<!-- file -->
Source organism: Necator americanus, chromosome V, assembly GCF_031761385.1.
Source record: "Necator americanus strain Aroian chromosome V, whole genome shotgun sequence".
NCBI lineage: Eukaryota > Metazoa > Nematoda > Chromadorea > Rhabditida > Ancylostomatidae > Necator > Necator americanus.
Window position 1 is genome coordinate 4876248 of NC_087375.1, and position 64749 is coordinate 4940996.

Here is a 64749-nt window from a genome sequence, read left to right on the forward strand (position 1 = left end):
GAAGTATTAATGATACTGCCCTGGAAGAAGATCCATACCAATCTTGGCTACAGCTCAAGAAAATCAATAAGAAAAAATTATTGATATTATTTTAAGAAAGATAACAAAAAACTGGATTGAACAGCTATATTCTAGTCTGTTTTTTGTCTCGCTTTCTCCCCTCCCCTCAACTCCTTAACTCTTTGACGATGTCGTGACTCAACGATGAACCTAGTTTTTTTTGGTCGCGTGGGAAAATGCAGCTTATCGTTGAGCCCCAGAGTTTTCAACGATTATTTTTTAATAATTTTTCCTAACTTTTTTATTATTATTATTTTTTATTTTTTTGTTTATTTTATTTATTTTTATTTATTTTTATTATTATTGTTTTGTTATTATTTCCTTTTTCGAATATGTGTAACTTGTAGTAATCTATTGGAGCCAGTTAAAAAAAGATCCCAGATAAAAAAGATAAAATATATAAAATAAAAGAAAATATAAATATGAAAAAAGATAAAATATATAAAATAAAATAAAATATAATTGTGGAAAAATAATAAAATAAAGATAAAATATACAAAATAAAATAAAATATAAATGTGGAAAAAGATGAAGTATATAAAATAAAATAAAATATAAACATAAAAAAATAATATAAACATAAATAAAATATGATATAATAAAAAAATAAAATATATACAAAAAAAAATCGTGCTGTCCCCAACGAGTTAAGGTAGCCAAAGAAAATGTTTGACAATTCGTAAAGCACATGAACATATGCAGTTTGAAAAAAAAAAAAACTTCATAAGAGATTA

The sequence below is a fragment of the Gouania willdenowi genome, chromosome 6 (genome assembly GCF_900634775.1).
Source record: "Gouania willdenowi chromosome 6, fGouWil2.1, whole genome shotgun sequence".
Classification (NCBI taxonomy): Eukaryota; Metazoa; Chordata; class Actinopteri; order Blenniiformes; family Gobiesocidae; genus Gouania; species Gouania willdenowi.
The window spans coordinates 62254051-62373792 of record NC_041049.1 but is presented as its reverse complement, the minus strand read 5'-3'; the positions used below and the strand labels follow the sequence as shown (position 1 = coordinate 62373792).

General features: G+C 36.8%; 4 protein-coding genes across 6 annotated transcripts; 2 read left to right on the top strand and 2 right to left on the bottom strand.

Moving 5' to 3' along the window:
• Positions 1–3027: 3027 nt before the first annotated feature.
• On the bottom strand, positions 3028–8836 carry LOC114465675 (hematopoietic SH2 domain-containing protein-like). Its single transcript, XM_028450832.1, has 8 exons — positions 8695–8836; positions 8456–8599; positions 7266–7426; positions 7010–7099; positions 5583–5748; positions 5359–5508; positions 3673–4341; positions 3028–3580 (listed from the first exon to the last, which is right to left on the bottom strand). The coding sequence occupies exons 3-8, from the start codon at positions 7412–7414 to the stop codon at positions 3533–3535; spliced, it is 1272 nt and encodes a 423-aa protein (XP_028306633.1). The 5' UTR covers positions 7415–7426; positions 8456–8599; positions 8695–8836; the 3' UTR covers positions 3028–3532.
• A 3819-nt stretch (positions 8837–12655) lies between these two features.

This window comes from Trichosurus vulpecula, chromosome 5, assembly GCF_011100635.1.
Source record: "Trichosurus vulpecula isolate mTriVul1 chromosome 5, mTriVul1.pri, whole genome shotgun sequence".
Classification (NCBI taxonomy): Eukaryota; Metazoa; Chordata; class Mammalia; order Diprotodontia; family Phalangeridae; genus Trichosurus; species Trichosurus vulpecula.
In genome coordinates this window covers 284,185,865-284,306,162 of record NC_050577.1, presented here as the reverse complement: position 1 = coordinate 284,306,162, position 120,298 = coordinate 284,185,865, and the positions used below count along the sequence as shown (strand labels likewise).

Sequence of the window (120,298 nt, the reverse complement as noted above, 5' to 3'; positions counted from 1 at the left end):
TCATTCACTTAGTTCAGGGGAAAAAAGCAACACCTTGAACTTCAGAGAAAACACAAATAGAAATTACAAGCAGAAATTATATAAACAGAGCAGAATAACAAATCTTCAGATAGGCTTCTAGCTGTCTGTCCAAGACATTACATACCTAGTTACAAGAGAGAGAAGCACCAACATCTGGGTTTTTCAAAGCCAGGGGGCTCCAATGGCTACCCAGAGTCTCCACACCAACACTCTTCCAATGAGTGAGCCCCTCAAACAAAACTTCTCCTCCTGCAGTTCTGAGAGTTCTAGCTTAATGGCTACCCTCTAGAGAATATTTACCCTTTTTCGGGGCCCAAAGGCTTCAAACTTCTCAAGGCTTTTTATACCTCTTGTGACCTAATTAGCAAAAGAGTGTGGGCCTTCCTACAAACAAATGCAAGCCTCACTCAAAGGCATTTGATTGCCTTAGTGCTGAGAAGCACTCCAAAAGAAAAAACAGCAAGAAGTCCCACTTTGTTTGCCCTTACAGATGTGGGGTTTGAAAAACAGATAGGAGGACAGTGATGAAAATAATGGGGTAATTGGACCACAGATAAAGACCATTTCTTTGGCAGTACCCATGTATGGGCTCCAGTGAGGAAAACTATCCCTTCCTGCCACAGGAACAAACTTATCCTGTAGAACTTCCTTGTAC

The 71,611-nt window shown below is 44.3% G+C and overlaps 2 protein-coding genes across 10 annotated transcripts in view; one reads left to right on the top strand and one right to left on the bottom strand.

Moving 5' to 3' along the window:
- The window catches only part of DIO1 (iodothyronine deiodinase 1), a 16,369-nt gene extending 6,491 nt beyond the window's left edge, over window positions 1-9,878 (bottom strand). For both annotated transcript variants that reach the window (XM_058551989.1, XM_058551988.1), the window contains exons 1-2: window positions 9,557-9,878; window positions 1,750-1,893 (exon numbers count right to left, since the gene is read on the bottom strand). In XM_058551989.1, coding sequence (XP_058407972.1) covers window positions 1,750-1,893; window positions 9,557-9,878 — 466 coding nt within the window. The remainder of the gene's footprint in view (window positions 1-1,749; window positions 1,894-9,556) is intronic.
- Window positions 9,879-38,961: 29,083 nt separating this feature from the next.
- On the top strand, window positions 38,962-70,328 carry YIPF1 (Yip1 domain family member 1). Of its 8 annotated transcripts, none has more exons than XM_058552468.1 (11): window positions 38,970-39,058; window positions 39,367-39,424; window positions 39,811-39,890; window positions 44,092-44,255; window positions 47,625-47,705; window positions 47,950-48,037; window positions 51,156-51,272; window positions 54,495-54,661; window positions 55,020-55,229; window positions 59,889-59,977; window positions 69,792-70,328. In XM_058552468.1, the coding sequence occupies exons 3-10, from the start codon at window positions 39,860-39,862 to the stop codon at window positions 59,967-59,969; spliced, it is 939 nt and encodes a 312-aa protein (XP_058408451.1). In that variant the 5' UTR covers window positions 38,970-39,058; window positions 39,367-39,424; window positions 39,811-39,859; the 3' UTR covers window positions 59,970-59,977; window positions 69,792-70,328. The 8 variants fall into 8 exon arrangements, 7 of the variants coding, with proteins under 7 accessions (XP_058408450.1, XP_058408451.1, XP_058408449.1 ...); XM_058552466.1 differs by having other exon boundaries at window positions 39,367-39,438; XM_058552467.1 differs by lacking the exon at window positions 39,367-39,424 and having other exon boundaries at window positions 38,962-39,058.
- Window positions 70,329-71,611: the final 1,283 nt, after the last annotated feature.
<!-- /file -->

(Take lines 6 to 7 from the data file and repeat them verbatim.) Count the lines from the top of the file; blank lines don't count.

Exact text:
GAAGTATTAATGATACTGCCCTGGAAGAAGATCCATACCAATCTTGGCTACAGCTCAAGAAAATCAATAAGAAAAAATTATTGATATTATTTTAAGAAAGATAACAAAAAACTGGATTGAACAGCTATATTCTAGTCTGTTTTTTGTCTCGCTTTCTCCCCTCCCCTCAACTCCTTAACTCTTTGACGATGTCGTGACTCAACGATGAACCTAGTTTTTTTTGGTCGCGTGGGAAAATGCAGCTTATCGTTGAGCCCCAGAGTTTTCAACGATTATTTTTTAATAATTTTTCCTAACTTTTTTATTATTATTATTTTTTATTTTTTTGTTTATTTTATTTATTTTTATTTATTTTTATTATTATTGTTTTGTTATTATTTCCTTTTTCGAATATGTGTAACTTGTAGTAATCTATTGGAGCCAGTTAAAAAAAGATCCCAGATAAAAAAGATAAAATATATAAAATAAAAGAAAATATAAATATGAAAAAAGATAAAATATATAAAATAAAATAAAATATAATTGTGGAAAAATAATAAAATAAAGATAAAATATACAAAATAAAATAAAATATAAATGTGGAAAAAGATGAAGTATATAAAATAAAATAAAATATAAACATAAAAAAATAATATAAACATAAATAAAATATGATATAATAAAAAAATAAAATATATACAAAAAAAAATCGTGCTGTCCCCAACGAGTTAAGGTAGCCAAAGAAAATGTTTGACAATTCGTAAAGCACATGAACATATGCAGTTTGAAAAAAAAAAAAACTTCATAAGAGATTA

The sequence below is a fragment of the Gouania willdenowi genome, chromosome 6 (genome assembly GCF_900634775.1).